Many of us wonder how this extremely complicated process is carried out, when exacting the same gene patterns as that of an existing organism. Here we will venture into just that, by looking into the cloning process of plants and animals.

People have been using non scientific ways of cloning plants for many years now. A process known as 'vegetation propagation' was practiced, where the leaf of one plant is first grown into a whole new one, meaning that by doing so, you duplicate that very organism since the genetic framework was the same as the donor plant to begin with. It was due to the presence of non specialized cells in the cut out end of that plant that propelled this procedure to work called a 'callus', where eventually successful growths included a whole new plant complete with roots, stems and of course flowering if any.

In present day techniques, a process of 'tissue culture propagation' takes place, wherein the specialized roots are broken up into root cells, where these are grown using a nutrient rich culture. These then become unspecialized calluses. Using plant hormones these calluses can then be stimulated to form new plants identical to their original parents from where the roots were taken from. People now resort to this process of duplicating plants and flowers in order to keep a stock of those that are rare in nature, or that can hold some sort of value by being modified.

A process called 'parthenogenesis' is carried out where a chemical stimulus is used to duplicate animals like fish, worms, frogs and more. In 1970, a scientist named John Gurdon, was able to clone tadpoles where he transferred the nucleus of a specialized cell from one frog, into the unfertilized egg of a second frog, where the nucleus was destroyed using ultraviolet light before being replaced by the newly transferred nucleus. This experiment didn't prove successful, but future tryouts succeeded since he proved that the process was reversible when dealing with the specialization of animal cells.

Facts on Cloning

We move on to check on some cloning facts that include the issues revolving around the risks of cloning.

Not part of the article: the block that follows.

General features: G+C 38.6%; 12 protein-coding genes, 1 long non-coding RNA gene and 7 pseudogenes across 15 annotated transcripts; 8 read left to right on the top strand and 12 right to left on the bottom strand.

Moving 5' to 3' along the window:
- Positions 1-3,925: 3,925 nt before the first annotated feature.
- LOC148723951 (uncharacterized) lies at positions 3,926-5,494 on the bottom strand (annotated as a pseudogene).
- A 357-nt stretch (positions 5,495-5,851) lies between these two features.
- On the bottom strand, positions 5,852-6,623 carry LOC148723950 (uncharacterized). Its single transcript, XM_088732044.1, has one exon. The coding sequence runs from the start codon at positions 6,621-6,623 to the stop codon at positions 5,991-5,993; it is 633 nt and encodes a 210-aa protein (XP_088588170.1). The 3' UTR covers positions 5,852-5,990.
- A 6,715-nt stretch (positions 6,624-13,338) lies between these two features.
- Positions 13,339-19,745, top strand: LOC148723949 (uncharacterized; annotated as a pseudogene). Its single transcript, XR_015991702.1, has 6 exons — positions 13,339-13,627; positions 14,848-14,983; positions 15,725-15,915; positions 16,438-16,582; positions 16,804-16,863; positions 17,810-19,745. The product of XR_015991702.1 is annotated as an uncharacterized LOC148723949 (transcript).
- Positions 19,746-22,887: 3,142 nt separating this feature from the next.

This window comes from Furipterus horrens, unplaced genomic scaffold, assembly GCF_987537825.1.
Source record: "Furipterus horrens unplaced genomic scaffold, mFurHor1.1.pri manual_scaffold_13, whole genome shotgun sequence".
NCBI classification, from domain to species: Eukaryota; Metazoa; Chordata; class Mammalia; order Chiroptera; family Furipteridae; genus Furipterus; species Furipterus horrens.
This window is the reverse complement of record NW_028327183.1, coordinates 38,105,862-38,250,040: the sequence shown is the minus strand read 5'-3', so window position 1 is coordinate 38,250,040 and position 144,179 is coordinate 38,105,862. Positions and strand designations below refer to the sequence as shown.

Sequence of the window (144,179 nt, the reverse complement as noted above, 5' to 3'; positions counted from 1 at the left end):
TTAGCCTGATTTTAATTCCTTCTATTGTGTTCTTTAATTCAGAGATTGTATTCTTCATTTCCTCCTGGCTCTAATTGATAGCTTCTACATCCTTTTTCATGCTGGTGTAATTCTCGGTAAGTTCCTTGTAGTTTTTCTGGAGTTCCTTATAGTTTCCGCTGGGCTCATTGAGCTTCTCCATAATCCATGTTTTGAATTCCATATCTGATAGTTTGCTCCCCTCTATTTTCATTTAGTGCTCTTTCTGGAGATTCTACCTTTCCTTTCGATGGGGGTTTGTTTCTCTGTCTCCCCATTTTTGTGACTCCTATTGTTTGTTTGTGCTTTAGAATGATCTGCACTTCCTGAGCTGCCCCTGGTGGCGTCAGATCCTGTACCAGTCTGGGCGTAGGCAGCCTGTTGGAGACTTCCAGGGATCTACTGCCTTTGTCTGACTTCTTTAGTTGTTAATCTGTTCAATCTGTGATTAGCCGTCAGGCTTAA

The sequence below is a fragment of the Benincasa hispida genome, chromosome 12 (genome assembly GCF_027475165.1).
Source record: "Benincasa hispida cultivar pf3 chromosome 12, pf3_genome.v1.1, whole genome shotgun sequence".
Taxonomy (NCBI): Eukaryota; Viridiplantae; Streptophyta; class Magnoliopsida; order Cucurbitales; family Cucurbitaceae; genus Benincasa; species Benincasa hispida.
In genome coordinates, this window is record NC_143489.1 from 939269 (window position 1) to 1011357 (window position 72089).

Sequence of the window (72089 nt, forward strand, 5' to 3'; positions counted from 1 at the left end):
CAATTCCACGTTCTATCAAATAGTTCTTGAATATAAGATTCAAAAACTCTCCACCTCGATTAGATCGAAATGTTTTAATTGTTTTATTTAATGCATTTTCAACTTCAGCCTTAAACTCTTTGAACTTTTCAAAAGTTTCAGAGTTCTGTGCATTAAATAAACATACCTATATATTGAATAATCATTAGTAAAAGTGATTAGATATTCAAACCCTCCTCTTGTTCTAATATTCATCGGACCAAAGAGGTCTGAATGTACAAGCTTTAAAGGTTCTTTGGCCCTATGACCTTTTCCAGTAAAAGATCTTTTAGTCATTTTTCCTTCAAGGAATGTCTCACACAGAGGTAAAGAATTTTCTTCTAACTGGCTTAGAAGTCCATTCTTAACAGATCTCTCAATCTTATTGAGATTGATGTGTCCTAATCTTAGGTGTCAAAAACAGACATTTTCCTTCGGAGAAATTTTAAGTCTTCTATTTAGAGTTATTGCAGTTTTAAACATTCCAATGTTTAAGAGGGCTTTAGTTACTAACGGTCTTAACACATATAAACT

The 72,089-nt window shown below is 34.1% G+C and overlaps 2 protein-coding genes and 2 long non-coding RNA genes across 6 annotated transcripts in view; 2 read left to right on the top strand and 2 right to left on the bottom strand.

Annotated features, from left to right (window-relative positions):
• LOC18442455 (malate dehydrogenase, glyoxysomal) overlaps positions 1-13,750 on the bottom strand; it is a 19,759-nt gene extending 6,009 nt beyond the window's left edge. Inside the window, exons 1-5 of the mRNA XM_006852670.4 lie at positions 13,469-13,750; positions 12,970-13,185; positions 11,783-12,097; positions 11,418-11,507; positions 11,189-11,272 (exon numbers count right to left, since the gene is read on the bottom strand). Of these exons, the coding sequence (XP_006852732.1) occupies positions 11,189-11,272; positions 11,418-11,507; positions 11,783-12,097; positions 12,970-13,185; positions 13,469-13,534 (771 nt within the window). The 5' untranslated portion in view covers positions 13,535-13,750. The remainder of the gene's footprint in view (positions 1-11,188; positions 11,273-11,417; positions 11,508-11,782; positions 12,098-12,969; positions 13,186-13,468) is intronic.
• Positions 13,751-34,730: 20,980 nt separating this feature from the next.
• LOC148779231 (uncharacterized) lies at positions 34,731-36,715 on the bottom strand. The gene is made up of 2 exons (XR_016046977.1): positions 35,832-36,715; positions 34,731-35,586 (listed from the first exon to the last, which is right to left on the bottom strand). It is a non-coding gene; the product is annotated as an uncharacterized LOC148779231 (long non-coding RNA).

• The possibility of cloned animals having infections is extremely high.
  • Due to the fact that animal cloning isn't highly successful, scientists don't want to take a chance on human cloning techniques.
  • Cloning involves the carbon copying of genetics and the manipulation of cell structures and its development, which leads them into destroying embryos and working on experiments that lead to the death of cloned animals.
  • Due to the unknown situation of will plants be able to naturally grow, this poses as a risk for species, if plants are all genetically modified to ultimately fail at naturally taking root.
  • Scientists are not allowed to mess with the nature of things by trying to duplicate an organism, and making it a man-made creation.
  • Genetically created animals have an immune system that is weak.
  • Scientists are at a risk of cloning humans for spare body parts, and abusing that use of technology.
  • Scientists don't want to take a chance on messing with the genetic structure of humans with complications in physical, mental and emotional states.
  • Plants could have altered DNA structures after they've been cloned with a different genetic coding, that could stunt the growth of species, leading to extinction.
  • Women are at a high risk of experiencing a deformity in babies or miscarriages, after evaluating unsuccessful results from cloning animals.
To understand the whole idea of cloning, one needs to know how scientists mess with a genetic structure they have no right to alter and manipulate. With ongoing experiments that are producing yet destroying at the same time, how far are they willing to push the envelop?